During my unpublished days, I got to know a few other Christian writers, and we supported one another online. I was the first of the group to publish, Mary Connealy was next, and then one by one the others got contracts as well. Five years ago, we started a blog called Seekerville to help writers on the road to publication. Today all fifteen original “Seekers” are published, and many of the guys and gals who regularly visit our blog have contracts. We’re really a family and offer lots of support and encouragement, as well as great information about the craft of writing and the publishing industry. We’ll celebrate our fifth anniversary in October and will be giving away lots of prizes, so I hope CAN blog visitors will visit us online as well.
What mistakes or wrong assumptions did you make with the marketing of your first book? Did those mistakes cause you to change?
When my debut novel, Nowhere to Hide, was published, I spent six weeks speaking and traveling around Georgia and Alabama to market the book. I love meeting readers and getting to know so many wonderful folks, but I realized I had to cut back on promotion in order to write my next book. From then on, I’ve tried to balance all the extra tasks authors need to do with the most important job of writing.
What’s the craziest promotional gimmick you tried?
My local town holds a Fourth of July parade each year. I decided to walk in the parade and pass out bookmarks with information about an upcoming book signing to those who lined the streets. That July was exceptionally hot in Georgia, and I was worn out by the end of the rather long parade route. Didn’t take me long to find other ways to get the word out about my stories.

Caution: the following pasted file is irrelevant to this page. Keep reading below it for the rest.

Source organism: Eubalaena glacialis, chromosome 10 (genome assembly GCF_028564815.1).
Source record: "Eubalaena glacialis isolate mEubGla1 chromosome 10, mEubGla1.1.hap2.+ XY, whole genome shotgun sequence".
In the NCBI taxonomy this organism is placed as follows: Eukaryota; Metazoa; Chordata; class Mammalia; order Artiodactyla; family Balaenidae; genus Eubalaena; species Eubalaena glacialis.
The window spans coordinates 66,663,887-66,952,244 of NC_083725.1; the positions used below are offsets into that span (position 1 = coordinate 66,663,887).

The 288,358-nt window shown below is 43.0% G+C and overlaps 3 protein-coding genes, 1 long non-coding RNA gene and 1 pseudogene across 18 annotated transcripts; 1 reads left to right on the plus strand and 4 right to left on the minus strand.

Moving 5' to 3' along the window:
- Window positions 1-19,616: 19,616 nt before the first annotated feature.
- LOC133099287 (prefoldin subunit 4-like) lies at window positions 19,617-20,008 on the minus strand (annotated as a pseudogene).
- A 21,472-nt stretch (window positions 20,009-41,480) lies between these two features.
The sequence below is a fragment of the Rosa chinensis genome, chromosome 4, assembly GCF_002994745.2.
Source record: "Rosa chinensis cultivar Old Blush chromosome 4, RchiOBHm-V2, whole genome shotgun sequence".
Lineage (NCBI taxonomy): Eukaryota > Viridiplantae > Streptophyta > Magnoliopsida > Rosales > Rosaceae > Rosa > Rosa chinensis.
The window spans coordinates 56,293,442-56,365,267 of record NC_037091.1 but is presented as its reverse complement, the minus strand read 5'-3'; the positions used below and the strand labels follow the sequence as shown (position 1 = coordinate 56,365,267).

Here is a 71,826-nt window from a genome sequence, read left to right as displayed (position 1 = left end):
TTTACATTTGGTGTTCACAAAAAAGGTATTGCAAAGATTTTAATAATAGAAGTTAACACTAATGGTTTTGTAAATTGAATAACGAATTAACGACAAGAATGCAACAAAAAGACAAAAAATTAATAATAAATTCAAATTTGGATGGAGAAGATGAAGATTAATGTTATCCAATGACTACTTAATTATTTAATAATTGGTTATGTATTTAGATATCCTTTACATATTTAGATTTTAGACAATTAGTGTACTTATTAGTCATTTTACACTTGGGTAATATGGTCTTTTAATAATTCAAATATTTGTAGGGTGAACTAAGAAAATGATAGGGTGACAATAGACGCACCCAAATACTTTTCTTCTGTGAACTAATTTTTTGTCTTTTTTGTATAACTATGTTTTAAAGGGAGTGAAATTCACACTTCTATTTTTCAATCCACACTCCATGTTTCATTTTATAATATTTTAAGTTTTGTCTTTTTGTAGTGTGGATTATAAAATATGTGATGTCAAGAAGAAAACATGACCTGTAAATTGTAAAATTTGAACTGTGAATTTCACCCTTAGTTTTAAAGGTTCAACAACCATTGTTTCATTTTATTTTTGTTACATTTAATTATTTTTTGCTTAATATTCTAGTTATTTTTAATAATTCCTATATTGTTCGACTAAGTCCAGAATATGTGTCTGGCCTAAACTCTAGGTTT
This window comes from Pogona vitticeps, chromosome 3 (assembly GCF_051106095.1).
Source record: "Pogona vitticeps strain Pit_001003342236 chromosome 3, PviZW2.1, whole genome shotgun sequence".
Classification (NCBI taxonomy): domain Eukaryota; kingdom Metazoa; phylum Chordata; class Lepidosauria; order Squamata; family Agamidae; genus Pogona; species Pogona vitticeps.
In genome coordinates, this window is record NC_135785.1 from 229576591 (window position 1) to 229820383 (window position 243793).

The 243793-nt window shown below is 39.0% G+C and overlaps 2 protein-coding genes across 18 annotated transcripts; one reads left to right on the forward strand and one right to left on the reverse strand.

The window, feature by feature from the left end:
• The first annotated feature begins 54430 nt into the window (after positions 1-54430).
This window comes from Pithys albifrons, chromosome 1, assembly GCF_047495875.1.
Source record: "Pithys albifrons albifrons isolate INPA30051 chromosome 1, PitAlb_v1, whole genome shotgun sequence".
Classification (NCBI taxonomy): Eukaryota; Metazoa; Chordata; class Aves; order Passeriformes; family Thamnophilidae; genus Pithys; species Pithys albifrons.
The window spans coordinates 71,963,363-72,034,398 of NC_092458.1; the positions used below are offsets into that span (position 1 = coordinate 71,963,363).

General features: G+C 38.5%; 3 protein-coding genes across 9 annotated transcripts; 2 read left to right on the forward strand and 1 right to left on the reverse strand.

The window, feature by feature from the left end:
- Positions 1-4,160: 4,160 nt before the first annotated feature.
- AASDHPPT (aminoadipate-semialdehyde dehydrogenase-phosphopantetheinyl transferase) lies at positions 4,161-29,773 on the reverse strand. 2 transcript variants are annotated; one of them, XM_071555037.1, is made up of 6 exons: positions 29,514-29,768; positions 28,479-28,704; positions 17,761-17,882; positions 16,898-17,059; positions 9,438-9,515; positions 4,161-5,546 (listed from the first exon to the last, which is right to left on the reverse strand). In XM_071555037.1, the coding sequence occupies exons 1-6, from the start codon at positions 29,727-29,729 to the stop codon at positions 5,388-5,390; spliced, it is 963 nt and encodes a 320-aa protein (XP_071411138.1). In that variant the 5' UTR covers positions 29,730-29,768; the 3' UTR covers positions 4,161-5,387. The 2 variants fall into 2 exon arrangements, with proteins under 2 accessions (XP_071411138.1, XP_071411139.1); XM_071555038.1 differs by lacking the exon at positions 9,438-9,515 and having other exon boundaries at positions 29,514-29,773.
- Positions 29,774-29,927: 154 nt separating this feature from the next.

What’s the funniest thing that happened during a promotional activity?
I recently gave a talk to a group of senior citizens. The men and women were delightful, and I was pleased to see a number of World War II veterans in the crowd and had them stand so we could applaud their service to our nation. About midway through my talk, I realized one of the gentlemen had fallen asleep. He seemed to enjoy his nap and appeared refreshed when he woke up. He even asked a few thoughtful questions at the end of the program.
Is there something you did that really helped with marketing your books?
I have a wonderful church community that supports me, and a fantastic, independent bookseller who always hosts a signing for me when each new book comes out. That’s a win-win combination. I donate the proceeds from my local signings to various charities that often tie in with the story. The proceeds from my most recent signing went to Embracing Military Families, an organization that buys school supplies and Christmas and Easter gifts for needy children of deployed military men and women as well as Wounded Warriors. The turnout was great, and the wonderful folks who bought my book were thrilled to be able to support our military as well.
What a great idea! Did you see God open any doors you never expected in the promotion of your books?
He’s been there every step of the way; in fact, my kids laugh that God is my PR guy. So many doors have opened and opportunities have been made available to me because the Lord is guiding my path.
What are your top tips for writers awaiting their first book contract?
Start now to build an online presence. Join with other writers and create a blog. Build your Facebook community and create a website. After your book sells, there are so many things to do with the publishing house, such as working with the art department to create a cover, and doing revisions, that having established online sites helps.
Thank you for sharing with us today, Debby!
Writing for Him,